As a pet owner, you come to instinctively know your dog’s bathroom routine. So if it’s been a day or two without the regularly scheduled squat, the most likely cause may be constipation.
Constipation in dogs causes them to be unable to pass normal stool at a typical frequency, which for most dogs is 1 to 3 times per day. Sometimes stool is passed with great difficulty and has a hard, pellet-like consistency. Often constipated dogs will experience pain or strain while attempting to defecate.
A common health problem, canine constipation can be quickly and easily relieved using home remedies. However, prolonged or severe constipation can lead to complications that may require veterinary intervention.
Table of contents:
- Causes of constipation in dogs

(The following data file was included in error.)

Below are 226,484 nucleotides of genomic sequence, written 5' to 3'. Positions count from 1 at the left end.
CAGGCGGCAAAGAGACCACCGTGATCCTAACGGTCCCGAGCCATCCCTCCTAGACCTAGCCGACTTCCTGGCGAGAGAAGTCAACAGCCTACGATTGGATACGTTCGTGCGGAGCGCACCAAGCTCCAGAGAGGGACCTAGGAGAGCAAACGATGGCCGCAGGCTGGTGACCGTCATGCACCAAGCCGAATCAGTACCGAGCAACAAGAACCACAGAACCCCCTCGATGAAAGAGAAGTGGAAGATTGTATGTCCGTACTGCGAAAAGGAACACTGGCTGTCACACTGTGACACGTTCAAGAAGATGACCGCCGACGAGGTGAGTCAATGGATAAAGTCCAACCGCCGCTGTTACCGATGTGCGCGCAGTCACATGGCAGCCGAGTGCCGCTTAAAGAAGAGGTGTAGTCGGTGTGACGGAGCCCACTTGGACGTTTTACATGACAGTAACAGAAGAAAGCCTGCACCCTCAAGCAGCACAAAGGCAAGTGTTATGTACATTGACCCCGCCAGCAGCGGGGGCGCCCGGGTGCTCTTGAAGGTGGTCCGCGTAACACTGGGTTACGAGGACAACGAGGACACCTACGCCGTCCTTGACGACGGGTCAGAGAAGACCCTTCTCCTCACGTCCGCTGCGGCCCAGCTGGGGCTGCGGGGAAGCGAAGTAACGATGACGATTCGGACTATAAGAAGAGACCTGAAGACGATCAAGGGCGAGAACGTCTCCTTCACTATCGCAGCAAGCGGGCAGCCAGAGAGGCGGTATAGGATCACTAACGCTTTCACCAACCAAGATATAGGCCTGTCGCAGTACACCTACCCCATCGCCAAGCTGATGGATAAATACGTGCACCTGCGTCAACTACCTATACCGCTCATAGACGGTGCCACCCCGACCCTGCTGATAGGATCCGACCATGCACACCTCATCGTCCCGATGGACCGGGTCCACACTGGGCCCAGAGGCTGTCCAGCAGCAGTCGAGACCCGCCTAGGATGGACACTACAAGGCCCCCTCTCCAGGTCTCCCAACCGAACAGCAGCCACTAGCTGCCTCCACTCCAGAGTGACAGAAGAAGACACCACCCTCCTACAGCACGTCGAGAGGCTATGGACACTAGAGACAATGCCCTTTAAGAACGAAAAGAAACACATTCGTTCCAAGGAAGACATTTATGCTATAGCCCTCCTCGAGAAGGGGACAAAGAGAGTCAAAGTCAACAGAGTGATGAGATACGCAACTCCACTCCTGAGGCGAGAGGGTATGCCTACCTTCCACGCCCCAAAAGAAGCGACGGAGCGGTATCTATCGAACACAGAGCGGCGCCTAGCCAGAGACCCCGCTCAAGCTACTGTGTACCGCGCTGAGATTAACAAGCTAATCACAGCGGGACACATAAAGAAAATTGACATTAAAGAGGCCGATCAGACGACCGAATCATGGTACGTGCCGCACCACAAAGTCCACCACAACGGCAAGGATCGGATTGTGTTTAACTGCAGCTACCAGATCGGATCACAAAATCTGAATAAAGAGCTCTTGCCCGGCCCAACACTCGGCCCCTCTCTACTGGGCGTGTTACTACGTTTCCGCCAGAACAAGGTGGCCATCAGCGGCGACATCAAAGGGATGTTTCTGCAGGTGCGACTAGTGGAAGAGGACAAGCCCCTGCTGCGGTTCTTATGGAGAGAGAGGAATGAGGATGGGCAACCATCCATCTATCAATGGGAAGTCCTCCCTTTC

- Signs of constipation in dogs
- Importance of treating dogs for constipation
- How to treat constipation in dogs
- Home remedies
- When to call the vet
- Veterinary treatments
Causes of constipation in dogs
In a healthy canine system, fecal matter passes through the dog’s digestive tract to the colon or large intestine. The main function of the colon is the absorption of water and electrolytes from the waste matter as it passes through the intestine in wave-like contractions called “peristalsis.” If for any reason this function is impaired or slowed, the feces will remain longer in the colon, where moisture and salt absorption will continue, causing the stool to become dry and compacted.
Improper function of the gut that leads to constipation can be triggered by a wide range of factors, from easy-to-treat diet and lifestyle issues to more sinister disorders.
- Diet — The most common cause of constipation in dogs is the consumption of indigestible items which lodge in the gastric system and prevent the natural progress of stool. Excessive licking and grooming can lead to blockages in the gut, as well as the consumption of items like trash or bones. As with humans, a lack of fiber in the diet can lead to constipation.